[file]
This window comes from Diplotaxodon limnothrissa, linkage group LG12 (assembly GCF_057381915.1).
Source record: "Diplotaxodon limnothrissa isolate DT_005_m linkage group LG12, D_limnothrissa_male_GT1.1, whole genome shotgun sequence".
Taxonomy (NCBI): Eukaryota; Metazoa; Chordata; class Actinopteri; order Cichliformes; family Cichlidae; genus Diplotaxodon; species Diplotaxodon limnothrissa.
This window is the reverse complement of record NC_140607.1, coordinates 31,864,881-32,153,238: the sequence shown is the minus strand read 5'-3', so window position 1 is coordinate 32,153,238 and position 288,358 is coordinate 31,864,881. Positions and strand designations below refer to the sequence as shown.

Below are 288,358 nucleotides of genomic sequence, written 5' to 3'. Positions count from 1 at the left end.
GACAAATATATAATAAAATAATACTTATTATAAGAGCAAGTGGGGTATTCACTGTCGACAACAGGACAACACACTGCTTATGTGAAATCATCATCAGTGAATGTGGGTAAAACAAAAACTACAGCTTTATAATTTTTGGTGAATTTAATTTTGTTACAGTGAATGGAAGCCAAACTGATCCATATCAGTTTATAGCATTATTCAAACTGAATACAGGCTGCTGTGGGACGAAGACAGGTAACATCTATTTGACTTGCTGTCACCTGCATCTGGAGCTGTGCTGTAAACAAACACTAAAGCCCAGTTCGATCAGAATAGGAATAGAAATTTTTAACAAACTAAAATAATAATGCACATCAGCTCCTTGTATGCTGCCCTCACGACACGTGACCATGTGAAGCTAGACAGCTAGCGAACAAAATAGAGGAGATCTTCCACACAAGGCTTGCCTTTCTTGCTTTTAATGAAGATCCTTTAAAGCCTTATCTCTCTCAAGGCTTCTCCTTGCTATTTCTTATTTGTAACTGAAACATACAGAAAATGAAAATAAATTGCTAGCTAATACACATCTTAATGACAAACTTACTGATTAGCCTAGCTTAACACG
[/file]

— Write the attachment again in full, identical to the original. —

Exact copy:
This window comes from Diplotaxodon limnothrissa, linkage group LG12 (assembly GCF_057381915.1).
Source record: "Diplotaxodon limnothrissa isolate DT_005_m linkage group LG12, D_limnothrissa_male_GT1.1, whole genome shotgun sequence".
Taxonomy (NCBI): Eukaryota; Metazoa; Chordata; class Actinopteri; order Cichliformes; family Cichlidae; genus Diplotaxodon; species Diplotaxodon limnothrissa.
This window is the reverse complement of record NC_140607.1, coordinates 31,864,881-32,153,238: the sequence shown is the minus strand read 5'-3', so window position 1 is coordinate 32,153,238 and position 288,358 is coordinate 31,864,881. Positions and strand designations below refer to the sequence as shown.

Below are 288,358 nucleotides of genomic sequence, written 5' to 3'. Positions count from 1 at the left end.
GACAAATATATAATAAAATAATACTTATTATAAGAGCAAGTGGGGTATTCACTGTCGACAACAGGACAACACACTGCTTATGTGAAATCATCATCAGTGAATGTGGGTAAAACAAAAACTACAGCTTTATAATTTTTGGTGAATTTAATTTTGTTACAGTGAATGGAAGCCAAACTGATCCATATCAGTTTATAGCATTATTCAAACTGAATACAGGCTGCTGTGGGACGAAGACAGGTAACATCTATTTGACTTGCTGTCACCTGCATCTGGAGCTGTGCTGTAAACAAACACTAAAGCCCAGTTCGATCAGAATAGGAATAGAAATTTTTAACAAACTAAAATAATAATGCACATCAGCTCCTTGTATGCTGCCCTCACGACACGTGACCATGTGAAGCTAGACAGCTAGCGAACAAAATAGAGGAGATCTTCCACACAAGGCTTGCCTTTCTTGCTTTTAATGAAGATCCTTTAAAGCCTTATCTCTCTCAAGGCTTCTCCTTGCTATTTCTTATTTGTAACTGAAACATACAGAAAATGAAAATAAATTGCTAGCTAATACACATCTTAATGACAAACTTACTGATTAGCCTAGCTTAACACG